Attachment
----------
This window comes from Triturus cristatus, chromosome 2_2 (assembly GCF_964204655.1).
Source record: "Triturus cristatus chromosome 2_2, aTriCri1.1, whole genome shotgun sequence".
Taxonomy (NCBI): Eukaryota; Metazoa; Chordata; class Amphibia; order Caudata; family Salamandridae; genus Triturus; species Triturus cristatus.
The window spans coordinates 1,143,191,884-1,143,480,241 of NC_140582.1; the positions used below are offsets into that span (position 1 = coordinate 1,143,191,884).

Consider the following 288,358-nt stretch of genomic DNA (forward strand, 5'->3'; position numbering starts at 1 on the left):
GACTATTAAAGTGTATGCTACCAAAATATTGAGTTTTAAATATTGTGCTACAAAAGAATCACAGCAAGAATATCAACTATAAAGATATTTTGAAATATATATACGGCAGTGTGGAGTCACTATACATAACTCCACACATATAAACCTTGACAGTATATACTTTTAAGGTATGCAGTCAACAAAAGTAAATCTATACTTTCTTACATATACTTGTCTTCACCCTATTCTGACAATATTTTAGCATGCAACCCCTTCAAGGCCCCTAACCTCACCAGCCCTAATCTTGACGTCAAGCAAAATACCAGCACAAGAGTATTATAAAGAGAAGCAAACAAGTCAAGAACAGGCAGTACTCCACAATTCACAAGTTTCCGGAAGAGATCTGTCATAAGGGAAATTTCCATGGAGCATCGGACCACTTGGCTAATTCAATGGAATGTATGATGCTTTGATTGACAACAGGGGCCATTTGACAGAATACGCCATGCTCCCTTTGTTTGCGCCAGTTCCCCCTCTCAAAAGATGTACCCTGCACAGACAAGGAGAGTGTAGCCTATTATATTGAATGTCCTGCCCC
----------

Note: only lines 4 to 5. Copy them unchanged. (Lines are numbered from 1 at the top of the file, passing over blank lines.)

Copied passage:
The window spans coordinates 1,143,191,884-1,143,480,241 of NC_140582.1; the positions used below are offsets into that span (position 1 = coordinate 1,143,191,884).

Consider the following 288,358-nt stretch of genomic DNA (forward strand, 5'->3'; position numbering starts at 1 on the left):